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The Daily

Secret to Crowdfunding Success? Be Attractive

Chris Gaetano
Published Date:
Aug 4, 2015
BeautyQueenCrowdfunding and the companies that facilitate it have been experiencing growth both massive and rapid: between 2013 and 2014, the amount raised on crowdfunding platforms has grown from $6.1 billion to $16.2 billion, a 167 percent increase. But with so many different projects all vying for attention and, more importantly, funds, how can a crowdfunding campaign best get the resources it needs to get off the ground? The answer, according to the Atlantic, is to be thin, fair skinned and generally attractive.

The article looks at two studies that looked at how physical characteristics affects crowdfunded investments. The first, conducted by researchers at Hong Kong University, National University of Singapore, and Nanyang Technological University, examined people asking for funding on microlending site Kiva, which allows people to post pictures on their profiles. Researchers organized thousands of recipients according to attractiveness, skin color and physique. They found that people considered attractive tended to get $60 more than the $700 average loan. On the other hand, those who were considered overweight got $65 less, and those who had darker skin got $40 less. The researchers theorize that, lacking other information to evaluate whether the potential borrower can pay back the loan, people simply default to attractiveness as their measure for how trustworthy someone is: indeed, this bias disappears when looking only at the loans made by experienced lenders on the site.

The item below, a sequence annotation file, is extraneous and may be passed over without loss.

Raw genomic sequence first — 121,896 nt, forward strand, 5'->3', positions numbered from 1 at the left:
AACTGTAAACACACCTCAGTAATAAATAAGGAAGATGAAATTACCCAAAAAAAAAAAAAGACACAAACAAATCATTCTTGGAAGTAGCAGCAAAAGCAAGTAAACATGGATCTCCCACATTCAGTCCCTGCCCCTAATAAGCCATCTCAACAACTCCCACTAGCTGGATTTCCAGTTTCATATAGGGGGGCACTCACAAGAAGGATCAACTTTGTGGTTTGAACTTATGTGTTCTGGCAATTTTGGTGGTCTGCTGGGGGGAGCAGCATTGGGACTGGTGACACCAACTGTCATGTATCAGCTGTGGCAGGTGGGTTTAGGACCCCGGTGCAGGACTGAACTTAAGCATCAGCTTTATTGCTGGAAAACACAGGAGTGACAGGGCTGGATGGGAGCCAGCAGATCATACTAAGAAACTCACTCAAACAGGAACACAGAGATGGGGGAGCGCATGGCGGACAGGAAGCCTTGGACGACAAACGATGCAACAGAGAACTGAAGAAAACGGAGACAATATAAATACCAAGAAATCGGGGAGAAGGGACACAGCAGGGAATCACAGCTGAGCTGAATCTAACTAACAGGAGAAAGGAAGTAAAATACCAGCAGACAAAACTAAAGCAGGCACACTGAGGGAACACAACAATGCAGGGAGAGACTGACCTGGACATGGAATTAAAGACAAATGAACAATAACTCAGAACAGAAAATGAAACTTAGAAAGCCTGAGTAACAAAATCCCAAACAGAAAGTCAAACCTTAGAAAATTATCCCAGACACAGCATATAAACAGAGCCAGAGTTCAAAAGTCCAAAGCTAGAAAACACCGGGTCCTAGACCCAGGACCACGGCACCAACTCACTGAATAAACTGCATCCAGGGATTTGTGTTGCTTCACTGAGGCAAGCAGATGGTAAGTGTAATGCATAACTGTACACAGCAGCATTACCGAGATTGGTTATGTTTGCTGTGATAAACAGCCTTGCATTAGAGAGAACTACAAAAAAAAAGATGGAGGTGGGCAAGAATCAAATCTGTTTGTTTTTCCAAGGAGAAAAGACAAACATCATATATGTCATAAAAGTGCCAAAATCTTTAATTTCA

Meanwhile, researchers from University of College London and University of Bristol found that attractiveness also matters when people fund raise for various causes at the London Virgin Marathon. Not only did more attractive runners get about $400 more on average, when an attractive woman got a large donation from a man, the next man who donated to her tended to give an even larger sum, leading researchers to think that these men are essentially competing with each other for the attractive runner's attention. 

So it would seem, even on the Internet where most interactions happen through text, appearances still matters.